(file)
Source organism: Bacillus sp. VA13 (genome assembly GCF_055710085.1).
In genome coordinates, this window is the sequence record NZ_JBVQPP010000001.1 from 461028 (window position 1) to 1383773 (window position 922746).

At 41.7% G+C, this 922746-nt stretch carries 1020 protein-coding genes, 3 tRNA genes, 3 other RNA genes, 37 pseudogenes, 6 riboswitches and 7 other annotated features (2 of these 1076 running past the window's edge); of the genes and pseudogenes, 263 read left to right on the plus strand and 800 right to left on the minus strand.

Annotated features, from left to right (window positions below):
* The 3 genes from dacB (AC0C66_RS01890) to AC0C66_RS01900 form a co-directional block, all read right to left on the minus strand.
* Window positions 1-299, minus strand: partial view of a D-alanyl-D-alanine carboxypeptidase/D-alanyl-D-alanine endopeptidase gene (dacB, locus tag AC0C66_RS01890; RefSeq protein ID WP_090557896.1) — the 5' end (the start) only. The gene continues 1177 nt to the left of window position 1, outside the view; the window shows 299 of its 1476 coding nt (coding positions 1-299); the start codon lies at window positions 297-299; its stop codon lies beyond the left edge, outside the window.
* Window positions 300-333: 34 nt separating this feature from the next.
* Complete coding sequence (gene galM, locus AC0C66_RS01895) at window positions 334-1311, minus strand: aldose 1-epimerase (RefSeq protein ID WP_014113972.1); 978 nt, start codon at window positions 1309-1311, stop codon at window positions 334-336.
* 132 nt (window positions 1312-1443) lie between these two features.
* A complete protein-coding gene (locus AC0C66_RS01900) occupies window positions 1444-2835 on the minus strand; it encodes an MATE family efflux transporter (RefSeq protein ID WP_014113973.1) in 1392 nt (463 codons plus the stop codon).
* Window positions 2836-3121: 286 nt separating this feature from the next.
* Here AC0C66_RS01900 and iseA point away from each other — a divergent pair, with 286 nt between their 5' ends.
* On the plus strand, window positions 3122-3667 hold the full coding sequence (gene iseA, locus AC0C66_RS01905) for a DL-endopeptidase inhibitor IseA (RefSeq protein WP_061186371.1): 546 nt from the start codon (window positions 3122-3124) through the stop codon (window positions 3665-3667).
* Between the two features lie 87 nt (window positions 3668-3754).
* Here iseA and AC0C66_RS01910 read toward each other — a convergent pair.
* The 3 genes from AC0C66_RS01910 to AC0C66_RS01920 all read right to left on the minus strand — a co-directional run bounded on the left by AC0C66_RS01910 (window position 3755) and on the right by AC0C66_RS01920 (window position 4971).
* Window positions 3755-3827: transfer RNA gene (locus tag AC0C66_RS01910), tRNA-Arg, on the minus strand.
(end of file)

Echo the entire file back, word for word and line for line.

Source organism: Bacillus sp. VA13 (genome assembly GCF_055710085.1).
In genome coordinates, this window is the sequence record NZ_JBVQPP010000001.1 from 461028 (window position 1) to 1383773 (window position 922746).

At 41.7% G+C, this 922746-nt stretch carries 1020 protein-coding genes, 3 tRNA genes, 3 other RNA genes, 37 pseudogenes, 6 riboswitches and 7 other annotated features (2 of these 1076 running past the window's edge); of the genes and pseudogenes, 263 read left to right on the plus strand and 800 right to left on the minus strand.

Annotated features, from left to right (window positions below):
* The 3 genes from dacB (AC0C66_RS01890) to AC0C66_RS01900 form a co-directional block, all read right to left on the minus strand.
* Window positions 1-299, minus strand: partial view of a D-alanyl-D-alanine carboxypeptidase/D-alanyl-D-alanine endopeptidase gene (dacB, locus tag AC0C66_RS01890; RefSeq protein ID WP_090557896.1) — the 5' end (the start) only. The gene continues 1177 nt to the left of window position 1, outside the view; the window shows 299 of its 1476 coding nt (coding positions 1-299); the start codon lies at window positions 297-299; its stop codon lies beyond the left edge, outside the window.
* Window positions 300-333: 34 nt separating this feature from the next.
* Complete coding sequence (gene galM, locus AC0C66_RS01895) at window positions 334-1311, minus strand: aldose 1-epimerase (RefSeq protein ID WP_014113972.1); 978 nt, start codon at window positions 1309-1311, stop codon at window positions 334-336.
* 132 nt (window positions 1312-1443) lie between these two features.
* A complete protein-coding gene (locus AC0C66_RS01900) occupies window positions 1444-2835 on the minus strand; it encodes an MATE family efflux transporter (RefSeq protein ID WP_014113973.1) in 1392 nt (463 codons plus the stop codon).
* Window positions 2836-3121: 286 nt separating this feature from the next.
* Here AC0C66_RS01900 and iseA point away from each other — a divergent pair, with 286 nt between their 5' ends.
* On the plus strand, window positions 3122-3667 hold the full coding sequence (gene iseA, locus AC0C66_RS01905) for a DL-endopeptidase inhibitor IseA (RefSeq protein WP_061186371.1): 546 nt from the start codon (window positions 3122-3124) through the stop codon (window positions 3665-3667).
* Between the two features lie 87 nt (window positions 3668-3754).
* Here iseA and AC0C66_RS01910 read toward each other — a convergent pair.
* The 3 genes from AC0C66_RS01910 to AC0C66_RS01920 all read right to left on the minus strand — a co-directional run bounded on the left by AC0C66_RS01910 (window position 3755) and on the right by AC0C66_RS01920 (window position 4971).
* Window positions 3755-3827: transfer RNA gene (locus tag AC0C66_RS01910), tRNA-Arg, on the minus strand.